On Being Creative, Being Lost and Being Bold.

So it’s Saturday night, March 4th 2017 and the world is in a crisis. Right?
How else can you put it?
Trump is president and the whole world is in the shitter.
Seen in the shadow of that, my life is pretty good. I mean, I have a wife who I love and admire, we have amazing nature just a few minutes away, I have pets that I love and that give me so much love that sometimes I wonder what the hell they see in me?
Is it really THAT great that I came home from work?
Yes, apparently it is.
It’s beyond tail wagging; it’s a fucking salsa dancing party every time I come home and it makes me very happy.
My wife and I live in a great little duplex, I have a large basement in which I have set up my studio and I spend my mornings down there working on my art. That makes me very happy also. When I take that French press of freshly made coffee and I grab my laptop and walk the eleven steps down into the basement, it is pure joy. I love the mornings I get to spend working on a new drawing.
And I am getting better at it.
I would even say I am pretty damn good at it.
I’ve found my own “voice” and my own expression in my drawings and I feel proud of myself for having developed the patience to do these pictures. Ten years ago, I would not have been able to.
I was very stressed out back then.
I am very stressed out these days too, but life has taught me something, I guess, and that is patience.
Everything takes time. Most things you long for will never happen and it’s OK.
You find something else.
Ten years ago I was devastated because the band I had worked with so hard, for so long, was no more. Instead of being a celebrated musician, I was working for the city, picking up trash in the streets and after I worked for the city for six months, I worked for the Postal Service for a year and a half and I hated every moment of it.
But I did it.
I got up every morning and rode my bike to do a job I hated.
I was in my early twenties when I got my first job as a janitor at the public radio in Stockholm.Now, at 42 I feel like I have done my fair share of hard work and I’m at a point where I have a job that I actually like, but that pays virtually no money.
I am 42 and I still don’t know what I want to be when I grow up.
Am I the only one, or do other people feel that way?
I am 42 and I have never been so poor. I have made some choices in life that people would say were stupid or even insane, maybe. But I made the choices I made and I feel pretty happy and proud about it although I do wish that I had, over the years, acquired some sort of education to fall back on, because being poor sucks.
It’s OK to be 21 and be poor and not know how you’re going to pay rent. Not so much at 42.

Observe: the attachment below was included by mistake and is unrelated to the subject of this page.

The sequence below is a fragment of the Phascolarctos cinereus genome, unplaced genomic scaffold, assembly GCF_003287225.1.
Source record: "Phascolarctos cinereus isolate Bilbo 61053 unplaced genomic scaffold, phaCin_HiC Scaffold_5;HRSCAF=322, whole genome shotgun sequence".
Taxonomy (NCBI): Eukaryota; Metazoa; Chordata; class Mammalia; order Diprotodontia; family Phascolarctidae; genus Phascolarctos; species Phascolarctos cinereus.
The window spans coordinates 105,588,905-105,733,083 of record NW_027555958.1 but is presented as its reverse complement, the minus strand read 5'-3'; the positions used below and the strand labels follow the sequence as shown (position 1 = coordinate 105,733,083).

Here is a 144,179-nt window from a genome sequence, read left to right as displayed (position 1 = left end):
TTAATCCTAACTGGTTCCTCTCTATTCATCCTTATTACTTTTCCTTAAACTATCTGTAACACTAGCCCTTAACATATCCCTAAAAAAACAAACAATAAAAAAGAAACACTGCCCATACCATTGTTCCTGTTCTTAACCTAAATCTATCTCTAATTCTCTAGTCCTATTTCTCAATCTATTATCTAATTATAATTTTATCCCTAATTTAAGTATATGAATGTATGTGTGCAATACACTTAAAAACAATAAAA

I keep working on my drawings and I keep thinking that maybe people will like it and want to buy something. So I spend $100 I really can’t afford to spend on making a couple of prints, thinking I will sell a few and get my money back and then nobody wants any…
That’s the life of all starving artists, I suppose.
It can be pretty discouraging.
And still, I know that I will continue and I will learn with every new drawing and I will get better and maybe some day something will happen; somebody will “discover me” and things will work out.
I keep thinking these things. And then I remember my mother’s diary that my stepfather went through after her death, and I specifically remember a passage reading something like ” I’m 42 years old and I have still not had my big breakthrough…”
And I think “wow…that kind of sounds like me…”
My mother wanted to be a writer. She was always writing stuff and she kept sending the scripts to publishers and magazines and she kept getting these “Thanks but no thanks” letters.
And yet she kept writing. She kept a diary until the day that she died. The last entry was literally a few hours before she killed herself.
There’s something about the creative process that can never be explained to someone who doesn’t have “it”. “IT” being that urge, that drive, that longing to be creative. It’s not a hobby. It’s not just something that is fun and that passes time for a few hours every weekend. It is so much more; a need so deep and vague and that can be so very satisfying and so very frustrating at the same time.
Unlike when I was writing songs, I have never felt forced to do my art.
It is fun, only fun.

 

I love that feeling and I hope I can keep it that way.

I don’t know where I’d be without it.
p.s. If you are interested in buying a print from me (or an original), send me a message. I accept payments via PayPal.
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About David Fridlund

Born in Sweden 1974. Moved to Austin TX in 2009 w my wife.
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